Don't Tell a Soul

( 41 )

Overview



HE WAS THE ONLY EYEWITNESS.

Tim Wallace’s wife was killed in a boating accident several months ago—and one New Jersey cop is sure he did it. He didn’t. But even if the police eventually clear his name, he’ll never get over this terrible tragedy…

BUT THE TRUTH IS STILL OUT THERE…

 It’s New Year’s Eve. Tim’s buddies convince him to go out for the first time since his wife’s death. They’re at a local pub when, just before ...

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Overview



HE WAS THE ONLY EYEWITNESS.

Tim Wallace’s wife was killed in a boating accident several months ago—and one New Jersey cop is sure he did it. He didn’t. But even if the police eventually clear his name, he’ll never get over this terrible tragedy…

BUT THE TRUTH IS STILL OUT THERE…

 It’s New Year’s Eve. Tim’s buddies convince him to go out for the first time since his wife’s death. They’re at a local pub when, just before midnight, a drunken stranger approaches Tim—and asks him a compelling question.

 “CAN YOU KEEP A SECRET?”

Soon the man confesses to a months-old murder—even offering as proof the location of the woman’s body. “Now it’s your problem,” he says to Tim before walking away. When the man turns out to have been telling the truth, Tim’s life goes from bad to worse as he is put under the microscope again by the cops—and this time they’re not giving up. But neither is Tim: He is the only one who can figure out what’s really going on—and who murdered his wife…

DON’T TELL A SOUL

“Rosenfelt has earned his crime-novelist pedigree.”
—Entertainment Weekly

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Editorial Reviews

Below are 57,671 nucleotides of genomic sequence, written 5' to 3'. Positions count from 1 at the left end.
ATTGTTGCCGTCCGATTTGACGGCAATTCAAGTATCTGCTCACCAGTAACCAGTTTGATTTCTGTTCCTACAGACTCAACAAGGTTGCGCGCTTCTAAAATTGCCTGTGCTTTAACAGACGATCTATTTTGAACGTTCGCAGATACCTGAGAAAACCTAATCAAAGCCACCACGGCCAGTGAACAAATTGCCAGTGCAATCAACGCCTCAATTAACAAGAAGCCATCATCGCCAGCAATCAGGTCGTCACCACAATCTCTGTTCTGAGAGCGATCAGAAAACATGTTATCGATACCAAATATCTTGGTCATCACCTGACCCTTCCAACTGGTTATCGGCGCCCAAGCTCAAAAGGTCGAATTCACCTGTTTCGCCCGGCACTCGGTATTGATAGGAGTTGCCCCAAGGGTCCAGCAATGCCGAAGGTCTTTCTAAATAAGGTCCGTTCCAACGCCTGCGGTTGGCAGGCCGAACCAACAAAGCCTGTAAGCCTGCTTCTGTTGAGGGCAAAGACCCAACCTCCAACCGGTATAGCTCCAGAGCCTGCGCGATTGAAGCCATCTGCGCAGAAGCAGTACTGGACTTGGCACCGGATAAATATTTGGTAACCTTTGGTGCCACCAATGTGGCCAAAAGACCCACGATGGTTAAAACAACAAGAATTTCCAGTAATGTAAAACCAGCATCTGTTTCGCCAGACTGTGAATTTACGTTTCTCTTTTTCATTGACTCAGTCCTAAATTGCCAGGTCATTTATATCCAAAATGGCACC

Publishers Weekly

Near the start of this stellar stand-alone from Rosenfelt (Play Dead), ordinary guy Timothy Wallace, still grieving for his wife, Maggie, who was blown to bits in a boating explosion on Long Island Sound a few months earlier, hears a gruesome secret from a fellow bar patron on New Year's Eve. Tim was investigated and cleared as a person of interest in Maggie's death, but now Tim becomes a suspect in a second woman's death. Meanwhile, as a partner in a security construction firm that's prospered in the wake of 9/11, Tim is focused on his company's part in the building of the Federal Center, a huge complex funded by the U.S. government, in Newark, N.J. The president is due to appear at the center's opening festivities. Det. Jonathon Novack believes Tim's a stone-cold killer and is eager to arrest him. Rosenfelt keeps the plot hopping and popping as he reveals a complex frameup of major proportions with profound political ramifications both terrifying and enlightening. Author tour. (July)

Copyright © Reed Business Information, a division of Reed Elsevier Inc. All rights reserved.
Library Journal